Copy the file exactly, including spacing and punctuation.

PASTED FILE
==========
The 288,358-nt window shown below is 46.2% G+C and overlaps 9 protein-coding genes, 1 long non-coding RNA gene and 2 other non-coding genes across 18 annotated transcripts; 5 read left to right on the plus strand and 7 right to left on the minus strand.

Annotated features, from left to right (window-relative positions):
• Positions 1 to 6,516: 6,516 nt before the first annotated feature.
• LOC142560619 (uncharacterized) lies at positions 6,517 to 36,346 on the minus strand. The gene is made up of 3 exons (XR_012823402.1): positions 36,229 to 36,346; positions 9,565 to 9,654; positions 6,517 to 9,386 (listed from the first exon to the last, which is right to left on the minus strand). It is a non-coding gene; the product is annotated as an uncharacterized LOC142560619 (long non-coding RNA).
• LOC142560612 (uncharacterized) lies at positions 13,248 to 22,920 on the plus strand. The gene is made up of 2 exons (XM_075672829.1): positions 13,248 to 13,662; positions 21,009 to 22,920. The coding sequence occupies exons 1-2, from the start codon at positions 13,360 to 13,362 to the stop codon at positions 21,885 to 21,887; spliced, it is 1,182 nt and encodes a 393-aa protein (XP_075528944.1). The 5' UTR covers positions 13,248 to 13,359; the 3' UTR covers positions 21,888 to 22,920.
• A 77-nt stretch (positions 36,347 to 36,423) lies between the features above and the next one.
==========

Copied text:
The 288,358-nt window shown below is 46.2% G+C and overlaps 9 protein-coding genes, 1 long non-coding RNA gene and 2 other non-coding genes across 18 annotated transcripts; 5 read left to right on the plus strand and 7 right to left on the minus strand.

Annotated features, from left to right (window-relative positions):
• Positions 1 to 6,516: 6,516 nt before the first annotated feature.
• LOC142560619 (uncharacterized) lies at positions 6,517 to 36,346 on the minus strand. The gene is made up of 3 exons (XR_012823402.1): positions 36,229 to 36,346; positions 9,565 to 9,654; positions 6,517 to 9,386 (listed from the first exon to the last, which is right to left on the minus strand). It is a non-coding gene; the product is annotated as an uncharacterized LOC142560619 (long non-coding RNA).
• LOC142560612 (uncharacterized) lies at positions 13,248 to 22,920 on the plus strand. The gene is made up of 2 exons (XM_075672829.1): positions 13,248 to 13,662; positions 21,009 to 22,920. The coding sequence occupies exons 1-2, from the start codon at positions 13,360 to 13,362 to the stop codon at positions 21,885 to 21,887; spliced, it is 1,182 nt and encodes a 393-aa protein (XP_075528944.1). The 5' UTR covers positions 13,248 to 13,359; the 3' UTR covers positions 21,888 to 22,920.
• A 77-nt stretch (positions 36,347 to 36,423) lies between the features above and the next one.